address local questions, fears
By Ken Fountain
Daily Cougar Staff
Federal and local officials, along with
leaders of Houston's faith communities, tried to answer the questions and
allay the concerns of
hundreds of citizens gathered at a forum
Sunday to discuss last week's terrorist attacks on America.
Rich R. Risma/The Daily
Concerned citizens gather
in an auditorium at Houston Community College's main campus near downtown
Sunday to hear federal and local
authorities speak of last week's terrorist
attacks on the United States.
The forum was organized and moderated
by Rep. Sheila Jackson-Lee, who represents Houston's 18th Congressional
District. It was held in
the auditorium of Houston Community College's
"This is an opportunity for you not only
listen, but also to be heard," Lee said. "I know that we may be in anguish,
and there may be anger. But
what we hope will come about today is
an opportunity to leave here with resolution and solution and unity."
Lee said that she and her fellow members
of Congress, who were committed to working over the weekend, "finally decided
it was best to
come home to our constituents, and to
be able to listen to you, but also to be able to represent the federal
government to you Americans."
Lee said that she had been in the U.S.
Capitol building in an early-morning meeting when the news of the first
airliner crashing into one of
the World Trade Center towers reached
"We knew that something was awry, but we
continued to meet because, obviously, we needed to be near where we could
be contacted," Lee
"Shortly thereafter, there was an alarm
to immediately evacuate the U.S. Capitol. And as we evacuated, the (third
hijacked aircraft) hit the
"In the interim, of course, we learned
that the second (World Trade Center) tower was hit in New York, and shortly
Americans commandeered the (fourth) plane,
and it was downed in Pennsylvania," she said.
"But this meeting is to give you a sense
of comfort, that even in this time of very deep need, the federal government
was coordinating and
working to thwart further activity.
"We have turned another page in American
history," Lee said. "For those who have gone through the world wars, and
who have gone
through Vietnam, we will now have to study
how we will respond.
"The United States government has come
together, Congress and the (Bush) Administration, to focus on one point.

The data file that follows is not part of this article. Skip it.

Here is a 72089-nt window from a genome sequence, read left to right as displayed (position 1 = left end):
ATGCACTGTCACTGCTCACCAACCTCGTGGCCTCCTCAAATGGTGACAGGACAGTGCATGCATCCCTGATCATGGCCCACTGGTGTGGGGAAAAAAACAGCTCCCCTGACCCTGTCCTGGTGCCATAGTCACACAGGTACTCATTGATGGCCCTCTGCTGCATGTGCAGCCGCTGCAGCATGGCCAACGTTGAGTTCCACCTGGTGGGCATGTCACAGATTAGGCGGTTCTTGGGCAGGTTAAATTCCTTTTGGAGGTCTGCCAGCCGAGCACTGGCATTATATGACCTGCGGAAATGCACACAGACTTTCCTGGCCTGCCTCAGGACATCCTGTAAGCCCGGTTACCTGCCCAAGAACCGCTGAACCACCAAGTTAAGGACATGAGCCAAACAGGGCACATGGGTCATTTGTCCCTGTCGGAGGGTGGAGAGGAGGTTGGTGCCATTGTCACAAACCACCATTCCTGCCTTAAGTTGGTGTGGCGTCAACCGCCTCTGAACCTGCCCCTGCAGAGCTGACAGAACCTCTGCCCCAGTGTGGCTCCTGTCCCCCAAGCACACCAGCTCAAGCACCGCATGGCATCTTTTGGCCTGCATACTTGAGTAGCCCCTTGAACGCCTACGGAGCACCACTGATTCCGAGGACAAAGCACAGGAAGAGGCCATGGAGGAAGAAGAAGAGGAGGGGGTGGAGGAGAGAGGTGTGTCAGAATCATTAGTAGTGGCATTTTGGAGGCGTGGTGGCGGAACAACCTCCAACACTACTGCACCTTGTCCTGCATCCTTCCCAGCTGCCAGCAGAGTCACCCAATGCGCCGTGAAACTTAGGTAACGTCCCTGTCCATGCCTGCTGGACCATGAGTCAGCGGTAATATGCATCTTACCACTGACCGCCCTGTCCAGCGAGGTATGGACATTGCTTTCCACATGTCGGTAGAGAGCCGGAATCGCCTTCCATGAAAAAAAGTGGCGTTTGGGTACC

That the rule of law
exists, that we will be deliberate in
our resolve, and we will respond," Lee said in describing recent votes
by Congress to broaden President
George W. Bush's authority in the U.S.
response to the acts of terrorism.
"Most importantly, we hope that this nation
will unify together," she said, adding that Congress "is equally concerned
about what we're seeing
happening -- the targeting of certain
religious and ethnic groups. And I stand before you today to say that we
must stand up as Americans to
be against this.
"Because if we become the perpetrators
of (such targeting), then we become no better than those we are going after,"
Lee said to the
Lee introduced Rick Mosquera, Special-Agent-in-Charge
of the FBI's Houston field office, who voiced "concern over some of the
misinformation that has gotten out there.
We have an obvious need to be concerned, to heighten the level of awareness.
It's created a panic
situation in some cases, and it's very
Mosquera addressed the question of whether
federal authorities were "profiling" people of certain religious or ethnic
(specifically Muslims) in the investigation.
"We're conducting an investigation," Mosquera
said. "It's very unfortunate that the 19 people identified so far as being
involved in this all have
a commonality as far as ethnicity goes.
"By no means would it be smart for us or
any other investigative agency to be looking strictly at people from that
particular background or
religious belief," Mosquera said.
He said the local FBI office had received
more than 1,000 leads, and that there were more than 40,000 leads nationwide.
"We are not going out and targeting Middle
Easterners," he said, adding that "people from the Middle Eastern communities
extremely cooperative to us, and they're
equally concerned. They hurt as the rest of us hurt."
Mosquera addressed "some of the misinformation
that's out there." He refuted a "Newsweek" article, printed Sunday, that
reported the FBI
was surveying two of the suspected terrorists
at least two weeks before the attacks.
"That's not the case," Mosquera said. "We
were aware of their presence in the country as late as Aug. 23. But we
were never given specific
information as where they were. We certainly
were out looking for them. The information was very sketchy and, unfortunately,
the clock ran
out on us."
After other federal and local officials
briefly spoke to the audience, a question-and-answer session followed.
An 11-year-old boy asked, "How
are we going to rebuild the country, and
Dr. Michael McGinnis, a child psychologist
with the Mental Health and Mental Retardation Authority of Harris County,
asked the boy if he had
any ideas, to which the boy shyly said
"You know, there are a few people in this
world who do bad things," McGinnis said. "But, the majority of people are
good. And we've got laws
and ideas that are shared worldwide to
punish people who do these bad things. And there are people in charge who
are going to take care
"And what we can do is to try to help each
other out. So we all have a part in rebuilding this country," McGinnis